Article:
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Sunday, Dec. 6, 2009
The Swiss and Iranian agents of provocation
By GWYNNE DYER
LONDON — There are only four minarets in Switzerland: one for every hundred thousand Muslims in the country. Swiss Muslims keep a low profile, so as not to excite the numerous people in the country who hate and fear them. But since those people are numerous, a political party can prosper by demanding a referendum on whether further minarets should be banned in Switzerland. With luck, that will provoke protests and demonstrations by Muslims.
There is only one nuclear power station under construction in Iran, at Bushehr, and none that is operational. The fuel for the Bushehr reactor will be supplied by Russia, under a contract that was signed long ago. So when the Iranian government orders 10 new uranium enrichment plants for reactors that have not even been designed yet, you may safely assume that it is trying to provoke an attack on Iran.
"Provocation" is no longer a fashionable word, but the tactic it describes has never been more popular. The 9/11 attacks on the United States, for example, were meant to provoke the U.S. into invading Afghanistan.
During the late 1970s and the 1980s, Osama bin Laden watched Washington lure the Soviet Union into invading Afghanistan and cripple it in a long guerrilla war. (Zbigniew Brzezinski, President Jimmy Carter's national security adviser in 1977-80, still boasts about it in his after-dinner speeches.) Bin Laden fought in that war, supported by American money and weapons. With 9/11, he planned to do the same to the Americans themselves.
Even those officials in Washington who understood bin Laden's strategy could not avoid falling into the trap, because American public opinion demanded a prompt military response to the outrage. What makes provocation so effective is that it often works even when your opponent knows what you are up to. He has to act to retain credibility with his own political clientele.
So let us consider the Swiss People's Party (SVP), which sponsored the referendum on Nov. 28 that banned the construction of new minarets in the country. The SVP has become the largest party in the Swiss Parliament by playing on popular fears that immigrants are taking over the country. About 20 percent of the Swiss population are foreign residents, attracted there by the country's prosperity, but only five percent — some 400,000 people — are Muslims.
Muslims have nevertheless become the main target of the SVP's anti-immigrant propaganda, because they inspire more fear than the others. During the referendum, the SVP plastered every flat surface in the country with a poster showing a Swiss flag covered with six black minarets (which looked remarkably like missiles), with a black-clad Muslim woman in full niqab gazing on the scene. Religion, weapons, and an oppressed woman who was probably going to produce lots of Muslim babies — it had it all.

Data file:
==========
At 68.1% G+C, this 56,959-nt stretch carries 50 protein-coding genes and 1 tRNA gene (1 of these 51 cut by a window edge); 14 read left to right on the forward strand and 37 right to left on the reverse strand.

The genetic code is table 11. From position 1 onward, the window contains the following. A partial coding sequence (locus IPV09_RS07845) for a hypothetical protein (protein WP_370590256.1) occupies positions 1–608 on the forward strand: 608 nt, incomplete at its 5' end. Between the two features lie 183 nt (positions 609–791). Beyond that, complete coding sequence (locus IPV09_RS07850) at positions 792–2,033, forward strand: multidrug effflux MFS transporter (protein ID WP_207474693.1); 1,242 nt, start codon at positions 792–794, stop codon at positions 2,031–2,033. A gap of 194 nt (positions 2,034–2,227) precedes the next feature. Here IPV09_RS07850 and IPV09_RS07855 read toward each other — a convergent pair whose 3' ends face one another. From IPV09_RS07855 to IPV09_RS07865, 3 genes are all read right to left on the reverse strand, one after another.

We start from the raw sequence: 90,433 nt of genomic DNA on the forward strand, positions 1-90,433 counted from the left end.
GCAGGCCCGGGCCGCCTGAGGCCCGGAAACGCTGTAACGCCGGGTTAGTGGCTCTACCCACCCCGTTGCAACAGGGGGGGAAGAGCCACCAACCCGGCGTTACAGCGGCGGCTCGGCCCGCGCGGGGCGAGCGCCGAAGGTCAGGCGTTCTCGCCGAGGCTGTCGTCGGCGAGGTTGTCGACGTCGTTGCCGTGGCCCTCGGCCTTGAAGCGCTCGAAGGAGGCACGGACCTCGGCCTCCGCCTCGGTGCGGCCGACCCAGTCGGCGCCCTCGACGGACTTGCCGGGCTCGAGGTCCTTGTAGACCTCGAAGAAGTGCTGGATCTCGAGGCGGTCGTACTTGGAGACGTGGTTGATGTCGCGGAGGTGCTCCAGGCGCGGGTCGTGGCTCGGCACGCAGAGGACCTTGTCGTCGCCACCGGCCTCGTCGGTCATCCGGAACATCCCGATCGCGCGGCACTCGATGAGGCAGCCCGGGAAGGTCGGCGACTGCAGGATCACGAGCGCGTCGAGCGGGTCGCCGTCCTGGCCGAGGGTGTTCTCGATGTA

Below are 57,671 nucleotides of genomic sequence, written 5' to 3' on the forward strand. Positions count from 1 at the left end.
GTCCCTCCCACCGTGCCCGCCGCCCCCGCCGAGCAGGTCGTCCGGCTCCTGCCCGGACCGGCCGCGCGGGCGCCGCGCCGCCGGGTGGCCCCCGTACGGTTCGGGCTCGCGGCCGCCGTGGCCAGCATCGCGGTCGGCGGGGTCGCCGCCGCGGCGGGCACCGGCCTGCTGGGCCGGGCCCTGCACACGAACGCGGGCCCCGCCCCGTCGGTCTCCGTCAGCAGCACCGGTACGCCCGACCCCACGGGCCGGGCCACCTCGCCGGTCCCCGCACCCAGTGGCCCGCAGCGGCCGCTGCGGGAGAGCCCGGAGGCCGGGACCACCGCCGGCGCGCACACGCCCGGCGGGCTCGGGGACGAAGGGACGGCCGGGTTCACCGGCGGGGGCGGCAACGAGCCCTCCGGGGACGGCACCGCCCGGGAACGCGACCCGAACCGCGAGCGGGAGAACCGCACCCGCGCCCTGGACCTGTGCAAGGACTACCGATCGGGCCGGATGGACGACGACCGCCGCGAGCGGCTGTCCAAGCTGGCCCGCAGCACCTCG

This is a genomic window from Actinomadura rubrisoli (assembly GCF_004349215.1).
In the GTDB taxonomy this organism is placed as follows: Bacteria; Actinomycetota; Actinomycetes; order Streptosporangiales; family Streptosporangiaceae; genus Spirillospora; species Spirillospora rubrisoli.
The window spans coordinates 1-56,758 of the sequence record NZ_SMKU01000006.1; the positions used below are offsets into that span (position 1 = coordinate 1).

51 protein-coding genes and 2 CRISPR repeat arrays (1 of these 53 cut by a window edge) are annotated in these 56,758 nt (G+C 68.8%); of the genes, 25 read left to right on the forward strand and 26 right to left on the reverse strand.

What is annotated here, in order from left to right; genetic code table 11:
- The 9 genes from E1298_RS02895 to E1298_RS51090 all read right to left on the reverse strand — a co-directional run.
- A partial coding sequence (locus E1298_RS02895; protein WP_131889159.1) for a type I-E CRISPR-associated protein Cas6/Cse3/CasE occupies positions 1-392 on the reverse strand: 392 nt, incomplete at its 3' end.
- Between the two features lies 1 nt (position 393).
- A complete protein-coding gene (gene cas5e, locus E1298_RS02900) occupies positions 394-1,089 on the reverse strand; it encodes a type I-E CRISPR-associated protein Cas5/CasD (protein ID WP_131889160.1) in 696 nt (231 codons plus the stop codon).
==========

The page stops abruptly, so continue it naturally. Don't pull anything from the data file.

The SVP won 29 percent of the votes in the last election in 2007, which is embarrassing enough for the Swiss. In this referendum, it got 57 percent of the votes, so it has clearly found the right button to press. Its ultimate goal, however, is to provoke Switzerland's Muslims into protesting publicly against its policies. If they can be lured into doing that, the backlash among the Swiss could give the SVP complete dominance in the next election.
The next election is probably what is driving policy in Iran, too. President Mahmoud Ahmadinejad and the conservative clerical faction with which he is allied lost most of their political credibility during the rigged elections and the subsequent street protests last spring. They have stabilized the situation by killing dozens of protesters in the streets and jailing and torturing hundreds of others, but that is only a temporary solution.
The only thing that could rebuild popular support for the present government is a foreign attack on Iran. That can only come from the U.S. and/or Israel, and what would motivate them to do such a thing? Well, Iran could announce its was going to build 10 new uranium enrichment plants.
Think about it. Why would Iran announce such a thing in advance? Hitherto, it has always kept what it is doing in the nuclear domain secret as long as possible. Besides, it simply lacks the resources to build 10 uranium enrichment plants at the same time, or even five. Moreover, it knows that this announcement will panic those Israelis and Americans who obsess about Iranian nuclear weapons. So what's the point?
The point of the provocation is to get the Americans and/or the Israelis to attack Iran. The country is too big for them to invade, so the attacks would just be airstrikes. Whatever they destroyed could be repaired after they stop — and they would stop. Iran can shut the Persian Gulf to all tanker traffic by using sea-skimming missiles, and the world cannot do without Gulf oil for more than a few weeks.
If the U.S. or Israel attacks Iran, Ahmadinejad and the clerics will be in power for another 10 years. That's worth putting up with a few bombs for. The decision has been made in Tehran. Now Washington has to decide if it is going to fall for the provocation.
Gwynne Dyer is an independent journalist whose articles are published in 45 countries.